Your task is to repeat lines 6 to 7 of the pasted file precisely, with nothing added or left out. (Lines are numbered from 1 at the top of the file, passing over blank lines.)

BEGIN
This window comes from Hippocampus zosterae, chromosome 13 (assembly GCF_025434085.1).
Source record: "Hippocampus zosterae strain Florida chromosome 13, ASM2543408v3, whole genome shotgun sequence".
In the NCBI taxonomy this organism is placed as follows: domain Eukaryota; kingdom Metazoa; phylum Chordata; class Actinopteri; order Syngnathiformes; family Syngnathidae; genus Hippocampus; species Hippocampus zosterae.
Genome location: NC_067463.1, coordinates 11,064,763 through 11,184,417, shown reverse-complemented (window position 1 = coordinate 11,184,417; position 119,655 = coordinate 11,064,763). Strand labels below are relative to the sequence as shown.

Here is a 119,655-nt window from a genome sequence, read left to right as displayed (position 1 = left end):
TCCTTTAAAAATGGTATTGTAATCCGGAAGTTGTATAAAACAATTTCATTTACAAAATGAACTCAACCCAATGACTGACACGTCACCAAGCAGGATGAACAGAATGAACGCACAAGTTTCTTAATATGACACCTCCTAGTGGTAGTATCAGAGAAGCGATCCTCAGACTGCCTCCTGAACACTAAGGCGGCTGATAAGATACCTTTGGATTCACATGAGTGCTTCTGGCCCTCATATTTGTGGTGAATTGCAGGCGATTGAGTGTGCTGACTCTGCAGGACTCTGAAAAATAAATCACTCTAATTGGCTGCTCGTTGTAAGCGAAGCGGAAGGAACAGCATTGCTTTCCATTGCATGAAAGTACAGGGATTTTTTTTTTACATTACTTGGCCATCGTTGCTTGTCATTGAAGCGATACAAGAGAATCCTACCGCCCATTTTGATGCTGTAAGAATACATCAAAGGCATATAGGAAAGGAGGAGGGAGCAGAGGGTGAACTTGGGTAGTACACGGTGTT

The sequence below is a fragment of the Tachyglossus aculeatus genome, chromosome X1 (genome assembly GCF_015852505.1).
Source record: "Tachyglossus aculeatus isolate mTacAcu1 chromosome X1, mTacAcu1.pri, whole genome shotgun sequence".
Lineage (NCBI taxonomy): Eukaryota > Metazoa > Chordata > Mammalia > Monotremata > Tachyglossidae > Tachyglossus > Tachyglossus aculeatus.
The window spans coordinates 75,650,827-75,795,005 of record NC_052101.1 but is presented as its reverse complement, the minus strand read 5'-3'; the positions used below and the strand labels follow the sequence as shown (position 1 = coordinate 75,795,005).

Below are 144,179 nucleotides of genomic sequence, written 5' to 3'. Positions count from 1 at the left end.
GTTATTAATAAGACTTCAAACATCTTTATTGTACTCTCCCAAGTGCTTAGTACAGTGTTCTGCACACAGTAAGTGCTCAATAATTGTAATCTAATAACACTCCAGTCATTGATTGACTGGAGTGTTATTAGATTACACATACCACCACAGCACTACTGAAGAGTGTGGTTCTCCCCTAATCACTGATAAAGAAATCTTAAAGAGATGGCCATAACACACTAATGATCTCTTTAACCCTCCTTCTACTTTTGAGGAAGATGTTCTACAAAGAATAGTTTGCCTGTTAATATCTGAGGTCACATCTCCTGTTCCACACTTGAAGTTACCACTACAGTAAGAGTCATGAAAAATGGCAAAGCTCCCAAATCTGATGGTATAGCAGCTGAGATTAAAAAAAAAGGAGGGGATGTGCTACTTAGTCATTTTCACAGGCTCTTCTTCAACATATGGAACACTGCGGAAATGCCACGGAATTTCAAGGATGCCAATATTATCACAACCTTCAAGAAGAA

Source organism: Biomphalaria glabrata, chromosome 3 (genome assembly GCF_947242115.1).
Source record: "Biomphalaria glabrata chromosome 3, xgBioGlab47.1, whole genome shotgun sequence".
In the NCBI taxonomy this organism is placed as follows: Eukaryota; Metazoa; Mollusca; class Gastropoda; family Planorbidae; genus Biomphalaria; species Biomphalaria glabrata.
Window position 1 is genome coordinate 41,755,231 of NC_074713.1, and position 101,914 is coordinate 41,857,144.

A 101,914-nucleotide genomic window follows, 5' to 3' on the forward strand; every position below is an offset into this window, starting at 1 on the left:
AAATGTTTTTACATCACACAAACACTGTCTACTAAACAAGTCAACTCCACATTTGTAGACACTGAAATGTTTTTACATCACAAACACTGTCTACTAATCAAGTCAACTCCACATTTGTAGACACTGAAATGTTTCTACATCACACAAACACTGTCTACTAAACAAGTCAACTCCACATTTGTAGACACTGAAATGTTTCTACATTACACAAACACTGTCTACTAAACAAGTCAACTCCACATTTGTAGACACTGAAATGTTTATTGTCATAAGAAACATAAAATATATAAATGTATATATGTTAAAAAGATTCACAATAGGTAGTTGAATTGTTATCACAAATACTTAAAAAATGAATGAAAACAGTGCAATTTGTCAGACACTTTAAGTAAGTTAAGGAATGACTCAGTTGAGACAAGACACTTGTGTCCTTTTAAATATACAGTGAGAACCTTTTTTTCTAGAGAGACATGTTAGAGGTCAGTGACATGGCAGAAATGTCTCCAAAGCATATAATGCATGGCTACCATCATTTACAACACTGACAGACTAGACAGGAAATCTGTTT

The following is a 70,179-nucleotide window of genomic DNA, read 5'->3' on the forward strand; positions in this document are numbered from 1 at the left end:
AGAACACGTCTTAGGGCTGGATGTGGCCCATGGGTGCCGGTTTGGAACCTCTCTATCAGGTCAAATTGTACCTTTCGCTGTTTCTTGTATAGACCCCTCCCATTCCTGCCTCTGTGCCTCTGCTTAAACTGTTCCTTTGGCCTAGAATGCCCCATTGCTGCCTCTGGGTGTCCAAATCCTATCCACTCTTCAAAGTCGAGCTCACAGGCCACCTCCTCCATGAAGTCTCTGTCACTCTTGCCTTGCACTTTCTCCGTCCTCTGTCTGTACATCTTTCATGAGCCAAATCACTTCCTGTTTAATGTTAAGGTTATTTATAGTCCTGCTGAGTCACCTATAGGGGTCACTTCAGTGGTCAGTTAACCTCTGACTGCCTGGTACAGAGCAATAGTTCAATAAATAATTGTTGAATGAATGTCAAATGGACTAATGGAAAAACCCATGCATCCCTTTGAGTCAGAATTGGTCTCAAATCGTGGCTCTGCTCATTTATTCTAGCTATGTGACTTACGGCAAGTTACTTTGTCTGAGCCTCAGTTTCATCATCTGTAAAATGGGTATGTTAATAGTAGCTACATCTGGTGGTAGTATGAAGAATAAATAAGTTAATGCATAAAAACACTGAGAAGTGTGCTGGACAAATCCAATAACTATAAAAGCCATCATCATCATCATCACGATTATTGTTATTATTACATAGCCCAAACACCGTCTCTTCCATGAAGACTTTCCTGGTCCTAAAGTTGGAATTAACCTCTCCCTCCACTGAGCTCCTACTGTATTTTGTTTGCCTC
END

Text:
TCCTTTAAAAATGGTATTGTAATCCGGAAGTTGTATAAAACAATTTCATTTACAAAATGAACTCAACCCAATGACTGACACGTCACCAAGCAGGATGAACAGAATGAACGCACAAGTTTCTTAATATGACACCTCCTAGTGGTAGTATCAGAGAAGCGATCCTCAGACTGCCTCCTGAACACTAAGGCGGCTGATAAGATACCTTTGGATTCACATGAGTGCTTCTGGCCCTCATATTTGTGGTGAATTGCAGGCGATTGAGTGTGCTGACTCTGCAGGACTCTGAAAAATAAATCACTCTAATTGGCTGCTCGTTGTAAGCGAAGCGGAAGGAACAGCATTGCTTTCCATTGCATGAAAGTACAGGGATTTTTTTTTTACATTACTTGGCCATCGTTGCTTGTCATTGAAGCGATACAAGAGAATCCTACCGCCCATTTTGATGCTGTAAGAATACATCAAAGGCATATAGGAAAGGAGGAGGGAGCAGAGGGTGAACTTGGGTAGTACACGGTGTT

The sequence below is a fragment of the Tachyglossus aculeatus genome, chromosome X1 (genome assembly GCF_015852505.1).